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Effects of repetitive paired associative stimulation on brain plasticity and working memory in Alzheimer’s disease: a pilot randomized double-blind-controlled trial

Published online by Cambridge University Press:  16 November 2020

Sanjeev Kumar
Affiliation:
Campbell Family Research Institute, Centre for Addiction and Mental Health, Toronto, ON, Canada Department of Psychiatry, University of Toronto, Toronto, ON, Canada
Reza Zomorrodi
Affiliation:
Campbell Family Research Institute, Centre for Addiction and Mental Health, Toronto, ON, Canada
Zaid Ghazala
Affiliation:
Campbell Family Research Institute, Centre for Addiction and Mental Health, Toronto, ON, Canada Department of Psychiatry, University of Toronto, Toronto, ON, Canada
Michelle S. Goodman
Affiliation:
Campbell Family Research Institute, Centre for Addiction and Mental Health, Toronto, ON, Canada
Daniel M. Blumberger
Affiliation:
Campbell Family Research Institute, Centre for Addiction and Mental Health, Toronto, ON, Canada Department of Psychiatry, University of Toronto, Toronto, ON, Canada
Zafiris J. Daskalakis
Affiliation:
Campbell Family Research Institute, Centre for Addiction and Mental Health, Toronto, ON, Canada Department of Psychiatry, University of Toronto, Toronto, ON, Canada
Corinne E. Fischer
Affiliation:
Department of Psychiatry, University of Toronto, Toronto, ON, Canada Keenan Research Centre for Biomedical Research, Li Ka Shing Knowledge Institute, St. Michael’s Hospital, Toronto, ON, Canada
Benoit H. Mulsant
Affiliation:
Campbell Family Research Institute, Centre for Addiction and Mental Health, Toronto, ON, Canada Department of Psychiatry, University of Toronto, Toronto, ON, Canada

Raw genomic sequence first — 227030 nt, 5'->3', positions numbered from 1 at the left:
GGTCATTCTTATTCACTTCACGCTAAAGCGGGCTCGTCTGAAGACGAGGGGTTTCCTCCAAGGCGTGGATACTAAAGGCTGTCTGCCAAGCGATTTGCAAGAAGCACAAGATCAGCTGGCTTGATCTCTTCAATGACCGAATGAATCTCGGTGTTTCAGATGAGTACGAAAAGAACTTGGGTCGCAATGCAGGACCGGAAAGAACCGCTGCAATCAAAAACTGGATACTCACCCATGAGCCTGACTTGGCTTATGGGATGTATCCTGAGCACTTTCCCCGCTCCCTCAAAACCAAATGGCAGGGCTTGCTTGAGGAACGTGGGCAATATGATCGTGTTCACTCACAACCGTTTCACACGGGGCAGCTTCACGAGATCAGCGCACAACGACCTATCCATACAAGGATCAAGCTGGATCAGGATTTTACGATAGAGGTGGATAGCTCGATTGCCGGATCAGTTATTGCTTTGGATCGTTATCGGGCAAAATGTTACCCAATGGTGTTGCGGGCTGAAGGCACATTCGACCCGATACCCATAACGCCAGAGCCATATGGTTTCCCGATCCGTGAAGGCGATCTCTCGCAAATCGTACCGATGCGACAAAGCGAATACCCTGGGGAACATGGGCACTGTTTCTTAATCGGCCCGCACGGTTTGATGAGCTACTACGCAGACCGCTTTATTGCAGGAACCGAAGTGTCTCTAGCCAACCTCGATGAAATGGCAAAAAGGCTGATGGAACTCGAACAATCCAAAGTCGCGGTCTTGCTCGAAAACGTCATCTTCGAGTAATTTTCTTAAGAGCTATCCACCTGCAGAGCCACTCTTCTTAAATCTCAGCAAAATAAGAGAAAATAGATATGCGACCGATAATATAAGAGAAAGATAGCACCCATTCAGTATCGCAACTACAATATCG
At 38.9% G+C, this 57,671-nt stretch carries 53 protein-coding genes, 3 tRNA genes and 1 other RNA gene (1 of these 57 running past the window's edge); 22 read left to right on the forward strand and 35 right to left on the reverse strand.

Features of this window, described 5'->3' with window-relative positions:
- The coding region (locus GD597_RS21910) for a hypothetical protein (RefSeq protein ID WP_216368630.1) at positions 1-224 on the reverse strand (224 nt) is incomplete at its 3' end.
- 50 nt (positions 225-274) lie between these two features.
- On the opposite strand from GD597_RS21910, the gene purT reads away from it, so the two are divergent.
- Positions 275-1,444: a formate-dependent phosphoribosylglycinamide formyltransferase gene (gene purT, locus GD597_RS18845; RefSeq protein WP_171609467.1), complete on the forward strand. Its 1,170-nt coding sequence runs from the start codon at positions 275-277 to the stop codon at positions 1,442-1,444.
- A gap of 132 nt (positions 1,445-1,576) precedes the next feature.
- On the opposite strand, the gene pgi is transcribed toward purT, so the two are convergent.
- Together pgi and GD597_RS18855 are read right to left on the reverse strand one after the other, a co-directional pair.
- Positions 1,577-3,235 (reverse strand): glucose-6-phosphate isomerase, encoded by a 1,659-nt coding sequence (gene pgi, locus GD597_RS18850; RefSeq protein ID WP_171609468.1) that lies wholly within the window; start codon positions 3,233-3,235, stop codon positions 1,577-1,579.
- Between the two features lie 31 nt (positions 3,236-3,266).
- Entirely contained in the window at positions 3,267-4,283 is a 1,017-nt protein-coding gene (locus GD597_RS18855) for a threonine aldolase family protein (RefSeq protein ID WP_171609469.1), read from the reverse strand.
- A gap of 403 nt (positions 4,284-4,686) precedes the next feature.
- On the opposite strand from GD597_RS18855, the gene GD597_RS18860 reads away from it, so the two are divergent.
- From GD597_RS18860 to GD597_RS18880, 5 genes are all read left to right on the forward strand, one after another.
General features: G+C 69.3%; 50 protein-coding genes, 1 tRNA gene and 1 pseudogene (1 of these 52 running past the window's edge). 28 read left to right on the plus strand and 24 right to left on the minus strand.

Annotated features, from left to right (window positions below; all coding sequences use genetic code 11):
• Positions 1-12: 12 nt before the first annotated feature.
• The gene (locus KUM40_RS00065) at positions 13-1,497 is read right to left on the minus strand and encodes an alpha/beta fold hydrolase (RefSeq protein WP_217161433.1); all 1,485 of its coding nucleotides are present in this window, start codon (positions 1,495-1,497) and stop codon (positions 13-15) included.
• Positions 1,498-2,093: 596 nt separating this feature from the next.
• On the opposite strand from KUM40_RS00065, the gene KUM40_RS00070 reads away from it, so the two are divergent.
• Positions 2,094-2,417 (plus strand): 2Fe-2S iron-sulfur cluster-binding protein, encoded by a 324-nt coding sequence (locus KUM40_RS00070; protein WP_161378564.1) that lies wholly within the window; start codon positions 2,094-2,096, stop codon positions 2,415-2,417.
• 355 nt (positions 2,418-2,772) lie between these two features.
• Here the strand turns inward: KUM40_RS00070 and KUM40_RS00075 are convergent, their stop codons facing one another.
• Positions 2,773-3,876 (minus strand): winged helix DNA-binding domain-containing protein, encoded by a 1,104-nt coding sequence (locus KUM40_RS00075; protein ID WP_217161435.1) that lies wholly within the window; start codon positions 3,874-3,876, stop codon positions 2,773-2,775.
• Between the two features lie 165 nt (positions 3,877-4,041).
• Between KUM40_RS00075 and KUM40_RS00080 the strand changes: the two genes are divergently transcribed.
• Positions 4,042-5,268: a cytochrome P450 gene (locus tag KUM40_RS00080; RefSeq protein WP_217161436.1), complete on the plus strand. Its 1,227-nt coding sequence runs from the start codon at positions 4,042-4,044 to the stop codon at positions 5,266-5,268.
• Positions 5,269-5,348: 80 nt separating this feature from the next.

Bruce G. Pollock
Affiliation:
Campbell Family Research Institute, Centre for Addiction and Mental Health, Toronto, ON, Canada Department of Psychiatry, University of Toronto, Toronto, ON, Canada
Tarek K. Rajji
Affiliation:
Campbell Family Research Institute, Centre for Addiction and Mental Health, Toronto, ON, Canada Department of Psychiatry, University of Toronto, Toronto, ON, Canada
Corresponding
E-mail address:

Abstract

Design:

Pilot randomized double-blind-controlled trial of repetitive paired associative stimulation (rPAS), a paradigm that combines transcranial magnetic stimulation (TMS) of the dorsolateral prefrontal cortex (DLPFC) with peripheral median nerve stimulation.

Objectives:

To study the impact of rPAS on DLPFC plasticity and working memory performance in Alzheimer’s disease (AD).

Methods:

Thirty-two patients with AD (females = 16), mean (SD) age = 76.4 (6.3) years were randomized 1:1 to receive a 2-week (5 days/week) course of active or control rPAS. DLPFC plasticity was assessed using single session PAS combined with electroencephalography (EEG) at baseline and on days 1, 7, and 14 post-rPAS. Working memory and theta–gamma coupling were assessed at the same time points using the N-back task and EEG.

Results:

There were no significant differences between the active and control rPAS groups on DLPFC plasticity or working memory performance after the rPAS intervention. There were significant main effects of time on DLPFC plasticity, working memory, and theta–gamma coupling, only for the active rPAS group. Further, on post hoc within-group analyses done to generate hypotheses for future research, as compared to baseline, only the rPAS group improved on post-rPAS day 1 on all three indices. Finally, there was a positive correlation between working memory performance and theta–gamma coupling.

Conclusions:

This study did not show a beneficial effect of rPAS for DLPFC plasticity or working memory in AD. However, post hoc analyses showed promising results favoring rPAS and supporting further research on this topic. (Clinicaltrials.gov-NCT01847586)

Type
Original Research Article
Copyright
© International Psychogeriatric Association 2020

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